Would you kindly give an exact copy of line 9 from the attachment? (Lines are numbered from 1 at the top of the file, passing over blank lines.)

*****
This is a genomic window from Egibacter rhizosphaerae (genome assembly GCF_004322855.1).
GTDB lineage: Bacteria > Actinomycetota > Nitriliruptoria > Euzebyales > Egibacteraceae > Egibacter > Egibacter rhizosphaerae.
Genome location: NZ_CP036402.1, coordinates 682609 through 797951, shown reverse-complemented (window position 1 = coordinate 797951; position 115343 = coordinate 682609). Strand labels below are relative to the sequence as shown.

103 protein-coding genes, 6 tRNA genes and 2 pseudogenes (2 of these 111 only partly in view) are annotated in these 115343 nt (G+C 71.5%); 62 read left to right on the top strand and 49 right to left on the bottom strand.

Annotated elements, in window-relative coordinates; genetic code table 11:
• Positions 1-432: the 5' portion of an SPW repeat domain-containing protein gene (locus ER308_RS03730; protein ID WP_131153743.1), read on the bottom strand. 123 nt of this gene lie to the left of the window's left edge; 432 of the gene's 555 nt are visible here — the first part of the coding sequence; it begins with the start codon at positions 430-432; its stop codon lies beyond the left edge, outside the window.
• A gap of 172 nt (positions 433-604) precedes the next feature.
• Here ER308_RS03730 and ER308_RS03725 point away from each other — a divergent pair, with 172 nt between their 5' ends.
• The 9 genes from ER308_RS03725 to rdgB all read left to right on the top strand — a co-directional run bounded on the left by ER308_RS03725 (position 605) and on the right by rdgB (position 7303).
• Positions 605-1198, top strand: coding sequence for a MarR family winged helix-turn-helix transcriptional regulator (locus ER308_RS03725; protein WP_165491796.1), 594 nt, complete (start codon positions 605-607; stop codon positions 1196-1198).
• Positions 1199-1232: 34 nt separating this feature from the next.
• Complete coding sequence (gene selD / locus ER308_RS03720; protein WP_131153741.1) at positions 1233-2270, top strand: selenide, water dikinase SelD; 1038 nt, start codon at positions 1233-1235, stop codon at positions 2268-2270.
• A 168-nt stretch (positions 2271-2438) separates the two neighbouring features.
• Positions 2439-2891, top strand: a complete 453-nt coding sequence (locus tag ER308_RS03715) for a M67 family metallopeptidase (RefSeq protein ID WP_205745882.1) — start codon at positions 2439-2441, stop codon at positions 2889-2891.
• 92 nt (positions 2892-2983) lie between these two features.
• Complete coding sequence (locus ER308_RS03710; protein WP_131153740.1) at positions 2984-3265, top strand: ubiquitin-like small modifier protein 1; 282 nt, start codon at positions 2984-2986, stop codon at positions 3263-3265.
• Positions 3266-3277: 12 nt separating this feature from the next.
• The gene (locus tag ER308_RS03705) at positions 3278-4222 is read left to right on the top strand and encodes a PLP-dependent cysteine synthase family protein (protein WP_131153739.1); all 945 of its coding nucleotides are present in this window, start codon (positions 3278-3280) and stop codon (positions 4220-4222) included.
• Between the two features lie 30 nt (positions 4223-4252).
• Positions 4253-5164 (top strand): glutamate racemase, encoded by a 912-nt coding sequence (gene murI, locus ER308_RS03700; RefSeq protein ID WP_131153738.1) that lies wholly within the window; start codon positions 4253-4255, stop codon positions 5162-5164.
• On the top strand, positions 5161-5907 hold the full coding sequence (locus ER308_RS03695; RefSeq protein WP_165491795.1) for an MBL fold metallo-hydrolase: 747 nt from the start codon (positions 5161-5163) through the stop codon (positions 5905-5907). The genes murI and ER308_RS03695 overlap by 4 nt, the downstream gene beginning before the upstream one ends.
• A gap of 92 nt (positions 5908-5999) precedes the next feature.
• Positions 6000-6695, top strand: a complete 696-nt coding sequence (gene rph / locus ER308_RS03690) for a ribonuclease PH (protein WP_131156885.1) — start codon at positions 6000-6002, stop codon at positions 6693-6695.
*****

• The 9 genes from ER308_RS03725 to rdgB all read left to right on the top strand — a co-directional run bounded on the left by ER308_RS03725 (position 605) and on the right by rdgB (position 7303).